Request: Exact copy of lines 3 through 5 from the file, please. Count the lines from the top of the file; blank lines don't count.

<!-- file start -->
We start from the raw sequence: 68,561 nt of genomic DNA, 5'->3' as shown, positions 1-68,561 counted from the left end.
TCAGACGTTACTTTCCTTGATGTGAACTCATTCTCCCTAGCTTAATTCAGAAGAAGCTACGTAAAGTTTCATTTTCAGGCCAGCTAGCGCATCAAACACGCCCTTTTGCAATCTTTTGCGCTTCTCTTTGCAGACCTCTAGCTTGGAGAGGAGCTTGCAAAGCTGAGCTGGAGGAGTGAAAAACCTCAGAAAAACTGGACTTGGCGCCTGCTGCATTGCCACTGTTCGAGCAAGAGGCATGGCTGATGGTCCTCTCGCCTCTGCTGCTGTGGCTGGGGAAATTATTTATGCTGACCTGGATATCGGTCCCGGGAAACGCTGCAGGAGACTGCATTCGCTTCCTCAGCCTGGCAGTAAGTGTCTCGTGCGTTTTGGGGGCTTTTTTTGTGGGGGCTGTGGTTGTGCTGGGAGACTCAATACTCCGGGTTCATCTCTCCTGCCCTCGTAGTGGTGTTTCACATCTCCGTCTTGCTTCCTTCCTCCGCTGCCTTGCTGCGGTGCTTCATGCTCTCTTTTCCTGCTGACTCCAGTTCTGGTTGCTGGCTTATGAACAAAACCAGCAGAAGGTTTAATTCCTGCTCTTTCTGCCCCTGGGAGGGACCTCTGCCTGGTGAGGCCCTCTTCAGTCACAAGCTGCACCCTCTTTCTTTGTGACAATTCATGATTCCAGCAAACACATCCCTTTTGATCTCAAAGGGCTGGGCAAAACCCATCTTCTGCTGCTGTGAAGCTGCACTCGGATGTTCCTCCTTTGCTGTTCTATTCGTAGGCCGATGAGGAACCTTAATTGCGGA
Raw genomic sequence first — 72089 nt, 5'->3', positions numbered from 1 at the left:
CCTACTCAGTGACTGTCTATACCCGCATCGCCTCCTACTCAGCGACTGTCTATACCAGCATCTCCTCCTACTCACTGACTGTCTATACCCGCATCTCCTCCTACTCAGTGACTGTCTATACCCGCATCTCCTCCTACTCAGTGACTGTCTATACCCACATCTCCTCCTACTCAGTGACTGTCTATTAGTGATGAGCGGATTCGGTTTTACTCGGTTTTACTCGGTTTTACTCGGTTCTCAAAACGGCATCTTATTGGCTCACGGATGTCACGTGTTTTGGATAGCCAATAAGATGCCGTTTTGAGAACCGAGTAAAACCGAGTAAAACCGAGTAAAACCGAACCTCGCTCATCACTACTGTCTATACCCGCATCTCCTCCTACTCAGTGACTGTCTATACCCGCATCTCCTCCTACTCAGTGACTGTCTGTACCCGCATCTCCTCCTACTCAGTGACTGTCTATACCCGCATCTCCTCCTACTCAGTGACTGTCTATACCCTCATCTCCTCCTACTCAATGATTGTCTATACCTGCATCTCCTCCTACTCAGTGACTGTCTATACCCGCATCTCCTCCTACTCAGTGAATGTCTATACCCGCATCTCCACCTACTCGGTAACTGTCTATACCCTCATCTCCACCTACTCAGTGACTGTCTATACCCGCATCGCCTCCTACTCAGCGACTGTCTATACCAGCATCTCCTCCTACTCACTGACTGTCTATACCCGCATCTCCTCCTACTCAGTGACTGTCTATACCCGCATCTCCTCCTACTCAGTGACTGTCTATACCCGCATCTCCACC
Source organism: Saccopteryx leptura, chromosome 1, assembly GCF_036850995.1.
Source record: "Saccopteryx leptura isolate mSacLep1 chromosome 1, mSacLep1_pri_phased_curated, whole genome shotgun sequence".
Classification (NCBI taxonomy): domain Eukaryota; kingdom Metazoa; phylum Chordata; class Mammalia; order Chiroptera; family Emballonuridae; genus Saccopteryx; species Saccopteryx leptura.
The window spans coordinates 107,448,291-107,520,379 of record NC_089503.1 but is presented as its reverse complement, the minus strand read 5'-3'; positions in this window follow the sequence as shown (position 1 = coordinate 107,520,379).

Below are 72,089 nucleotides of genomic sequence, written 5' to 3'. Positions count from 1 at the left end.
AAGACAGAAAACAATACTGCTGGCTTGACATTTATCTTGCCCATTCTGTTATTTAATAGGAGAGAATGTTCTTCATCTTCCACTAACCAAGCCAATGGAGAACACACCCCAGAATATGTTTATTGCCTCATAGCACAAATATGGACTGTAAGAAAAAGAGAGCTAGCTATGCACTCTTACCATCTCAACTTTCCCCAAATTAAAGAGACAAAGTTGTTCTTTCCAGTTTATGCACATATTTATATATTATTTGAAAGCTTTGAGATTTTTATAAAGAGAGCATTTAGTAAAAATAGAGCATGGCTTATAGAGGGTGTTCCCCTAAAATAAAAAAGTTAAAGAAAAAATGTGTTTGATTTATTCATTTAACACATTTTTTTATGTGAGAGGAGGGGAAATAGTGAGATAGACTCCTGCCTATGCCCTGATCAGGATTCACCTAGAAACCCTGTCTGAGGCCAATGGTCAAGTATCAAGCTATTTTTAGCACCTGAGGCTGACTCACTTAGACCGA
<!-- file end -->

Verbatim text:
Raw genomic sequence first — 72089 nt, 5'->3', positions numbered from 1 at the left:
CCTACTCAGTGACTGTCTATACCCGCATCGCCTCCTACTCAGCGACTGTCTATACCAGCATCTCCTCCTACTCACTGACTGTCTATACCCGCATCTCCTCCTACTCAGTGACTGTCTATACCCGCATCTCCTCCTACTCAGTGACTGTCTATACCCACATCTCCTCCTACTCAGTGACTGTCTATTAGTGATGAGCGGATTCGGTTTTACTCGGTTTTACTCGGTTTTACTCGGTTCTCAAAACGGCATCTTATTGGCTCACGGATGTCACGTGTTTTGGATAGCCAATAAGATGCCGTTTTGAGAACCGAGTAAAACCGAGTAAAACCGAGTAAAACCGAACCTCGCTCATCACTACTGTCTATACCCGCATCTCCTCCTACTCAGTGACTGTCTATACCCGCATCTCCTCCTACTCAGTGACTGTCTGTACCCGCATCTCCTCCTACTCAGTGACTGTCTATACCCGCATCTCCTCCTACTCAGTGACTGTCTATACCCTCATCTCCTCCTACTCAATGATTGTCTATACCTGCATCTCCTCCTACTCAGTGACTGTCTATACCCGCATCTCCTCCTACTCAGTGAATGTCTATACCCGCATCTCCACCTACTCGGTAACTGTCTATACCCTCATCTCCACCTACTCAGTGACTGTCTATACCCGCATCGCCTCCTACTCAGCGACTGTCTATACCAGCATCTCCTCCTACTCACTGACTGTCTATACCCGCATCTCCTCCTACTCAGTGACTGTCTATACCCGCATCTCCTCCTACTCAGTGACTGTCTATACCCGCATCTCCACC
Source organism: Saccopteryx leptura, chromosome 1, assembly GCF_036850995.1.